hungry little mouths:
how to feed a baby
One of the first and most important jobs you have as a new mum is to feed your little one. They'll be pretty hungry after making their grand entrance, but if you've never fed a baby before, you're at the start of a wonderful learning curve.
Here are a few baby feeding tips to make meal times that tiny bit easier the first time round, and to make sure your newborn is getting all the nourishment they need.
1. breast or bottle?
Deciding whether to breastfeed or bottle feed should happen well before you go into labour, so that everything is set up ready for that first feed. There is a space in your birth plan for you to write this down.
Don't worry if you change your mind at any point: if you have trouble (or simply don't enjoy) breastfeeding there's no shame in switching to a bottle. However, it is harder to switch from bottle to breast once your baby has started on formula. If you're currently undecided, it might be better to start with breastfeeding and take it from there.
2. getting comfortable
Sit comfortably: you could be here for a while! Feeding time isn't just about food, it's also about bonding. When mothers breastfeed, they release a hormone that relaxes both them and the baby. Hold your little one close and look into their eyes while they enjoy their meal.
- If breastfeeding, hold your baby close so that their nose is level with your nipple. Wait for them to open their mouth (or encourage them to, by gently stroking their upper lip). Bring them to your breast and they should take a nice big mouthful. You'll both enjoy it more if your nipple is pointing to the roof of their mouth, and their mouth is around the lower part of your areola: the dark skin which surrounds your nipple.
- If bottle feeding, you should hold your baby semi-upright, supporting their head so that they can swallow and breathe at the same time. You might also want to recline yourself to a 45-degree angle so that gravity (rather than your biceps) keeps them in place. Gently rub the teat against their lips. They'll open their mouth and you can pop the bottle inside. Keep it tilted at an angle so that the teat is completely full of milk. You don't want baby to accidentally swallow any air, as this can lead to painful trapped wind (and lots of crying).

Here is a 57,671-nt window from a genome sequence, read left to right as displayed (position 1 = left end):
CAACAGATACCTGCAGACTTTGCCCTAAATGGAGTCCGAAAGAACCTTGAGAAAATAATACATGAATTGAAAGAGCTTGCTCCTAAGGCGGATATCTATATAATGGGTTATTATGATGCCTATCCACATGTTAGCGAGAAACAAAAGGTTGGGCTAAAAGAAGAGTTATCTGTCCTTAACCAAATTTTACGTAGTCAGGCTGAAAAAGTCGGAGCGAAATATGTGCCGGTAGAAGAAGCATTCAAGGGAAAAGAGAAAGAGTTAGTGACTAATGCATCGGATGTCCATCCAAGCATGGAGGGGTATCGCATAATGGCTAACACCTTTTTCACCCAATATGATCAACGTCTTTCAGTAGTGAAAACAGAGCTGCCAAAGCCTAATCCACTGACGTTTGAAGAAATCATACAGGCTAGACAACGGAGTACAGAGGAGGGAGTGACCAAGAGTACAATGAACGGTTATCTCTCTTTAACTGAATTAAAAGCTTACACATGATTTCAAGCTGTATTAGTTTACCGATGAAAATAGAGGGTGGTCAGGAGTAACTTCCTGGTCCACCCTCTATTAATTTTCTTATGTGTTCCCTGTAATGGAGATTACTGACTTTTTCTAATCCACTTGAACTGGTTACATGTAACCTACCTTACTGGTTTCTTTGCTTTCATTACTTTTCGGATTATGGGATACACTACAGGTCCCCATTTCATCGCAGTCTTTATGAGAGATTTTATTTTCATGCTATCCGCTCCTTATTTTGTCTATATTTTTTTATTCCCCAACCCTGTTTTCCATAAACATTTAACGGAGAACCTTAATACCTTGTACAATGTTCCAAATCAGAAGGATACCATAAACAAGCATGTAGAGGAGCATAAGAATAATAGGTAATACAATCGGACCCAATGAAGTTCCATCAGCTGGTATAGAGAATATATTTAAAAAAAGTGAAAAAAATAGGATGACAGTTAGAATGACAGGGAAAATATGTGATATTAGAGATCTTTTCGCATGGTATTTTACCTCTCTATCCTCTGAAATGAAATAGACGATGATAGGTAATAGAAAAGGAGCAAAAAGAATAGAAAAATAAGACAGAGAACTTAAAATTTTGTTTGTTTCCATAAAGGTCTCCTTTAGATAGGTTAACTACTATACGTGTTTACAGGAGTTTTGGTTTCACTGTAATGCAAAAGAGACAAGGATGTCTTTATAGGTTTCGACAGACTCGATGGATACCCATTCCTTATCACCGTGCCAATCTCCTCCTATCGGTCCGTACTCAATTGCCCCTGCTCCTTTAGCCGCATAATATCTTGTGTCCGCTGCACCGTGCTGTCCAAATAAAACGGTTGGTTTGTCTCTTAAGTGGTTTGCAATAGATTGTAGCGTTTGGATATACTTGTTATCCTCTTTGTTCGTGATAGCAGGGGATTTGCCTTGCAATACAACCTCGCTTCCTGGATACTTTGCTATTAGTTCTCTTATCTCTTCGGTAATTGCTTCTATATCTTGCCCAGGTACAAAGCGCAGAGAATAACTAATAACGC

3. pacing the feed
If your baby slows down, it doesn't mean they've finished eating. They might just be taking a break. Breastfeeding babies stop and start a lot during mealtimes, and with bottle-fed babies you can mimic this by gently taking the teat out of their mouth. Leave it sitting on their lips so that they can suck it back in when they're ready for more.
4. when to feed
Babies (especially newborns) have very erratic eating patterns. You'll soon fall into your baby's schedule, and they'll definitely let you know when they're hungry. It's easier to feed them if you can start to tell when they're feeling peckish: as they get older they'll begin to make little head, mouth and hand movements before they start crying so that you know it's time for a feed. Remember: no two babies are the same. Some are like the hungry caterpillar, who need to feed almost constantly, while others can go a few hours without food. Sometimes they'll eat more than usual for a few days and then slow down again. If you have any questions or concerns, both your health visitor and your GP are on hand to reassure you.